May 26, 2024


The United States Department of Justice (DOJ) and Google wrapped up closing arguments in a potentially historic antitrust lawsuit on Friday. The DOJ has released a 370-page slideshow supporting its case that Google holds a monopoly over the search engine market — and offered a revealing look at the business maneuvers of the digital giant.

The DOJ sued Google in 2020 for allegedly monopolizing digital search, pushing out competitors such as DuckDuckGo and Microsoft’s Bing. It’s the first major tech antitrust lawsuit since U.S. vs. Microsoft, a 1998 case that found Microsoft monopolized computer operating systems.

Regulators in the last several years have ramped up their antitrust scrutiny of Big Tech, and this year the U.S. Federal Trade Commission and Department of Justice have collectively filed major lawsuits against Amazon, Apple, and Meta — as well as a second antitrust case against Google, which alleges monopolistic practices in the digital advertising market.

In its final compilation for the case, the DOJ airs out some compelling evidence about just how much Google controls in the search market.

Google allegedly holds a near-90% share of the search market

According to the prosecution, Google has cornered 89% of the search engine market. By contrast, the federal regulator said Microsoft’s Bing holds a 5.5% share, Yahoo a 2.2% stake, and DuckDuckGo a 2.1% share. Google’s search market share is even bigger for mobile devices: 98%. On desktop, it’s a little less (84%). Businesses can begin to face antitrust allegations when they hold more than a mere 50% share of a given market.

That’s why the Google case has been likened to U.S. vs. Microsoft, which alleged Microsoft held a similarly overwhelming share — more than 90% — of the computer operating system market. The fact that Microsoft lost that doesn’t bode well for Google.

Google gave Apple nearly 40% of its ad revenue to help maintain its monopoly

In 2016, Google inked a deal with Apple inked in order to be the default search engine on its Safari web browser. In return, it agreed to share 36% of its net ad revenue that comes from Safari. Its payments to Apple totaled $18 billion in 2021 and $20 billion in 2022. Google has similar exclusivity agreements with other device manufacturers like Samsung, along with web browser developers like Mozilla. Those exclusive contracts account for 50% of all U.S. search queries on any given browser.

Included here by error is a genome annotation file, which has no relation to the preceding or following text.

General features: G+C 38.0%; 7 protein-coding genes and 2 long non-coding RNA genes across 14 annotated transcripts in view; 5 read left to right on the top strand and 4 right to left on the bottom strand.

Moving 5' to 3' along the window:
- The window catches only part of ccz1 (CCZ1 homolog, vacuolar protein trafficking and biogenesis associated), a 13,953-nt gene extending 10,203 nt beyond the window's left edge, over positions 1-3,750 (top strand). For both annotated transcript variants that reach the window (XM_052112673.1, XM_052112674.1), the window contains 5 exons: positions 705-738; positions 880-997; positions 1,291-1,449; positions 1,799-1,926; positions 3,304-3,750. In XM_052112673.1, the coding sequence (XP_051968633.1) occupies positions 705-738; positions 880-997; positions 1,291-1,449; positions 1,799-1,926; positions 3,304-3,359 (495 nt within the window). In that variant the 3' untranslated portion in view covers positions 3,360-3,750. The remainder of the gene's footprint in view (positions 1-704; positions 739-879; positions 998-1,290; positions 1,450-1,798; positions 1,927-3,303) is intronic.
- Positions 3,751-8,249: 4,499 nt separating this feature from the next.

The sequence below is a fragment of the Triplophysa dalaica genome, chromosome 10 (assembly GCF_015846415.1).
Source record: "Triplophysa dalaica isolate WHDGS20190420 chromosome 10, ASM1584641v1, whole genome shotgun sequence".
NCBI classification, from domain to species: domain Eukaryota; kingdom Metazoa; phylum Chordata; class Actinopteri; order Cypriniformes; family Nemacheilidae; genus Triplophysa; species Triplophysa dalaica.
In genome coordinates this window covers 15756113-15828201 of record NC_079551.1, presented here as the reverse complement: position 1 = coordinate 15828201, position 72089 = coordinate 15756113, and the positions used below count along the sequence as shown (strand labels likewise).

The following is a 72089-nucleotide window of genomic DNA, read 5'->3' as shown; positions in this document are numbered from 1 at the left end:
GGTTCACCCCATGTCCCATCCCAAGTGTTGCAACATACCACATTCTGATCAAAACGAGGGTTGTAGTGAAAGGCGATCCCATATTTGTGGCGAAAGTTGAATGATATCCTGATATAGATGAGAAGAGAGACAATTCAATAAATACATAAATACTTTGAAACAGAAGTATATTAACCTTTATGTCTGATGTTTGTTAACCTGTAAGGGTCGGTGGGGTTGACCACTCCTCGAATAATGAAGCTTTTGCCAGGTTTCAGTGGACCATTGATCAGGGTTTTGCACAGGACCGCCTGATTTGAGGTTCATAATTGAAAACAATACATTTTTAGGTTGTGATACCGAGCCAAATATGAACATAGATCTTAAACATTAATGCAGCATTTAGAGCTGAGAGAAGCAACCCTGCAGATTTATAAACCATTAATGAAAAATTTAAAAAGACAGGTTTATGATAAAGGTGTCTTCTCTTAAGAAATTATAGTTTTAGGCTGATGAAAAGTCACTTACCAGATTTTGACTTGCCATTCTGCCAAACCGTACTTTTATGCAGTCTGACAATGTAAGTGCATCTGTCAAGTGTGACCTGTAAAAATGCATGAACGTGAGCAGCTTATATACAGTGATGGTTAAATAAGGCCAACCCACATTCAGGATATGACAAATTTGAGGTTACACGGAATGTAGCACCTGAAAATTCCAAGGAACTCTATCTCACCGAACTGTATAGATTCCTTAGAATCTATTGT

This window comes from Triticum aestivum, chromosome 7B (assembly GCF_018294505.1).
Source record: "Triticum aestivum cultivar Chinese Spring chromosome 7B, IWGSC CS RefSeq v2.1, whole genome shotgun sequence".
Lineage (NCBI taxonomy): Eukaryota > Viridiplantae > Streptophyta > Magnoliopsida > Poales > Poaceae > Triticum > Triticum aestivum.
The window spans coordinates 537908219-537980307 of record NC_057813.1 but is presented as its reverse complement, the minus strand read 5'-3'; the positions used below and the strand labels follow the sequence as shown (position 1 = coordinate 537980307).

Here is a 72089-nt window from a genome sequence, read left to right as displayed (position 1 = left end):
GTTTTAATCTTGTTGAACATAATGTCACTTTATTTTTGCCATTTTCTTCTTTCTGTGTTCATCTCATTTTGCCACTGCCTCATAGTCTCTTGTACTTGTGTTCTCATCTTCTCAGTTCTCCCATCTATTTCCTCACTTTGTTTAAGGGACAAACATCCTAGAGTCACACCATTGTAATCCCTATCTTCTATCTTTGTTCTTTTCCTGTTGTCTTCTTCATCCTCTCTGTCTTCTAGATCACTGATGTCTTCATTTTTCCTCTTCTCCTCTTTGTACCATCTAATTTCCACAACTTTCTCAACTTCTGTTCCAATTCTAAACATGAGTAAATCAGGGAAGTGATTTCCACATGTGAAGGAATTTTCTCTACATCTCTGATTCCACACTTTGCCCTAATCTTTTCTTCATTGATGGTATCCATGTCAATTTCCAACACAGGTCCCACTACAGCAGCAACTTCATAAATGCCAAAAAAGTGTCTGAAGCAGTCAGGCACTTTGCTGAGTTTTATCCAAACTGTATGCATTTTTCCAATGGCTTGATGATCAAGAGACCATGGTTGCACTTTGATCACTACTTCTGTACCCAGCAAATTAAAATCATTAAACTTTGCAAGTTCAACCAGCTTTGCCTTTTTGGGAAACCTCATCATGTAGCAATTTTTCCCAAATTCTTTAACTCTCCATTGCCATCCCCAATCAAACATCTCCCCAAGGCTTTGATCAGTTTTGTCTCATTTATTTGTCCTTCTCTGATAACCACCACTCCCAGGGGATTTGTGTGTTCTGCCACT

But Apple also explored having versions of Safari with different search defaults than Google, or giving consumers the option to choose another search engine, the DOJ reveals. Google firmly rejected these proposals from Apple, according to the agency.

Apple executives considered making DuckDuckGo the default for Safari’s private browsing mode, mainly due to concerns of Google’s lack of protection for user privacy. But Apple’s partnership with DuckDuckGo was restricted because of its agreement with Google.

“[Google’s exclusivity agreements] basically freeze the ecosystem in place effectively,” said Snowflake CEO Sridhar Ramaswamy, who testified for the plaintiffs.

Google can raise prices without worrying about competitors 

Under the legal standard, a monopoly occurs when a company is able to set prices without worrying about any impact to their business. The DOJ found that Google is able to raise prices 10% to 15% without any threat to its profits.

“As a general matter, Google does not regularly or systematically compare ‘the relative pricing’ of different Google digital advertising products,” prosecutors wrote, “nor does Google regularly or systematically compare ‘the relative pricing’ of ‘Google search advertising’ to advertising provided by different sellers.”

When Google executives were questioned during the trial about whether they considered Facebook’s or Bing’s ad pricing, they responded that they did no no.

Google reportedly made sure Microsoft’s Bing couldn’t compete

Google staffers studied how much Microsoft’s search engine, Bing, would need to pay Apple in order to effectively rival their own agreement terms.

The company called the project “Alice in Wonderland,” referring to Bing as the codename Alice, according to an email between staffers referenced by the DOJ. The team found that Bing would need to offer Apple 122% of its ad revenue to match Google’s, if Google only paid about 34% of its own ad revenue. Google currently shares 36% of its search ad revenue from Safari with Apple.

Google’s 2022 payment to Apple was almost double Microsoft Bing’s total global ad revenue for the entire year.



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